Hecate Strait

Hecate Strait is a body of water 48-140 km wide, underlain by a shallow basin (less than 45 m at the north end) separating Haida Gwaii from mainland British Columbia.

Hecate Strait is a body of water 48-140 km wide, underlain by a shallow basin (less than 45 m at the north end) separating Haida Gwaii from mainland British Columbia. Marine weather conditions are severe: winter storms originating in the Gulf of Alaska bring high waves through the strait and winds persistently higher than 40 km/h off the south end of Moresby Island. The open strait and numerous sheltered inlets are rich in marine life.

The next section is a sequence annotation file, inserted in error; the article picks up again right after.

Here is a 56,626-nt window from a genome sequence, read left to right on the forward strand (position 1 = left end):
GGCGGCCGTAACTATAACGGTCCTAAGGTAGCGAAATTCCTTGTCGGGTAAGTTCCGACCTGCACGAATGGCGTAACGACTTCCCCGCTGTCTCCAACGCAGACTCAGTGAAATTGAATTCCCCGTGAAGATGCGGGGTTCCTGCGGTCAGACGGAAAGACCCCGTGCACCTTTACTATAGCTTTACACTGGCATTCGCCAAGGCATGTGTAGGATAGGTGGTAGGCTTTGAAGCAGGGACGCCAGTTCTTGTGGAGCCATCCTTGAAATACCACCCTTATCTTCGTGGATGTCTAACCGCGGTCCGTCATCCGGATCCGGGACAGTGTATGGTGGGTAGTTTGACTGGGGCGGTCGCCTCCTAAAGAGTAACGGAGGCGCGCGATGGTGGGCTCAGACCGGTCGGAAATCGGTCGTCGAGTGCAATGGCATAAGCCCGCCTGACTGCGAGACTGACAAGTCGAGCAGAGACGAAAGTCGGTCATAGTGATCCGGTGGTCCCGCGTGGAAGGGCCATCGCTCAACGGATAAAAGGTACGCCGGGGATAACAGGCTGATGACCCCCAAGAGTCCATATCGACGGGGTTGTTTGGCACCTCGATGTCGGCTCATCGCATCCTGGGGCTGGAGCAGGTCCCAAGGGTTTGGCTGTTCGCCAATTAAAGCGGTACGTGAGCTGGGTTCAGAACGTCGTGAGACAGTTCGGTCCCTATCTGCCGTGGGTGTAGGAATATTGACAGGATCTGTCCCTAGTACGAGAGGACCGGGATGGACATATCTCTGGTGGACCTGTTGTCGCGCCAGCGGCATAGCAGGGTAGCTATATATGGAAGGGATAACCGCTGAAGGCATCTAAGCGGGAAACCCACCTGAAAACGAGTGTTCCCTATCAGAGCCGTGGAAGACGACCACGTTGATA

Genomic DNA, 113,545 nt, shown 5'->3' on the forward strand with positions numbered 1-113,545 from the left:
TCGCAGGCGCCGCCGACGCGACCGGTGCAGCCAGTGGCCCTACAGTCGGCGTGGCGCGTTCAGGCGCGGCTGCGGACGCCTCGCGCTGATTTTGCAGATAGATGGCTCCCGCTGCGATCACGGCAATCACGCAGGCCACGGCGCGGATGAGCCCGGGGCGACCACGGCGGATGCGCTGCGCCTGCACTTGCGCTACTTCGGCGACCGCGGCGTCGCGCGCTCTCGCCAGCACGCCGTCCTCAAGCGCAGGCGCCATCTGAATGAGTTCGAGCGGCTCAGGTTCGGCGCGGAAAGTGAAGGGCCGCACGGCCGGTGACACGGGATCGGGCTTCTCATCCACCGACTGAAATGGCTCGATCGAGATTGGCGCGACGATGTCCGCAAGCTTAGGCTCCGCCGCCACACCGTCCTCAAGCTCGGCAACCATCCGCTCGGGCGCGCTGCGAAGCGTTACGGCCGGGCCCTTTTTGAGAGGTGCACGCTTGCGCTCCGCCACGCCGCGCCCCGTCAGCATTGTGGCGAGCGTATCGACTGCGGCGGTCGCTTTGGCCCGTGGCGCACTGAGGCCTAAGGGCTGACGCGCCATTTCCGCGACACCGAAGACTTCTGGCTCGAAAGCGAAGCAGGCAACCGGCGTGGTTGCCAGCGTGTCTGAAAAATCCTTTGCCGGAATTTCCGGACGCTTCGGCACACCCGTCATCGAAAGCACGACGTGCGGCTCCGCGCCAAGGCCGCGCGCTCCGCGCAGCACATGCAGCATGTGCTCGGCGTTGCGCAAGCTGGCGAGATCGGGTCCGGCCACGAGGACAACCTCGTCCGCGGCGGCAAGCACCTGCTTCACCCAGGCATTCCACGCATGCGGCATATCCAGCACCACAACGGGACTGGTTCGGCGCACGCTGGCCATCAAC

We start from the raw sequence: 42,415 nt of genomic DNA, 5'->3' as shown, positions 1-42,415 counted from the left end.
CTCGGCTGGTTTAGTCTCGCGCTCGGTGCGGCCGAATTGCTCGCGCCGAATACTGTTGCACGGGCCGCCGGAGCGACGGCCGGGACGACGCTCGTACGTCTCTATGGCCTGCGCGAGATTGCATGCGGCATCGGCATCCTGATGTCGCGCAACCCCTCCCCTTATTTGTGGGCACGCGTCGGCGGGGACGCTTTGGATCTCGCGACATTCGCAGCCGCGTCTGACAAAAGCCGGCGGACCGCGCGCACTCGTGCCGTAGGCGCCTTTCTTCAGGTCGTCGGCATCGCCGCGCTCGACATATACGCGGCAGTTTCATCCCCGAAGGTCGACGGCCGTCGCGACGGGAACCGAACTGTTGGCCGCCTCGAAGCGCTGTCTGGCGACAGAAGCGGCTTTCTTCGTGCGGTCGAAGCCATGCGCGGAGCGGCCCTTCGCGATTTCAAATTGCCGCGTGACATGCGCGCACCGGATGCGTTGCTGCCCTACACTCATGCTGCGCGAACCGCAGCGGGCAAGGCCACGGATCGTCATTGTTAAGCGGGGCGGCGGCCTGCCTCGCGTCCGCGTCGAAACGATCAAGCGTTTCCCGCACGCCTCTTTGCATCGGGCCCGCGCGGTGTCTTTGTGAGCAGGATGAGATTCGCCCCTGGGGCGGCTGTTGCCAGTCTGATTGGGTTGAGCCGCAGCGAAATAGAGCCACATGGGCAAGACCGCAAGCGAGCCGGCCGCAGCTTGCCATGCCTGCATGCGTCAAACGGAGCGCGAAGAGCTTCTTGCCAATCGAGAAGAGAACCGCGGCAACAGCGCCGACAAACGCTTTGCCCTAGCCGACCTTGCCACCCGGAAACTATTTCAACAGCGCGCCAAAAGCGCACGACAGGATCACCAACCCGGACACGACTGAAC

Economic Importance

Halibut, groundfish, herring, shellfish and salmon fisheries are centered around Prince Rupert. Hecate Strait was navigated for trade and plunder by the Haida, whose water-based settlements on the east coast of Haida Gwaii date from 6000-8000 years ago. Spanish explorer Jacinto Caamano (1792) was the first European into the waters of the strait, although its name is that of a British paddlewheel sloop that surveyed the North Pacific coast from 1860 to 1863. Offshore oil drilling under the southern strait began in the 1950s but was halted in 1972.


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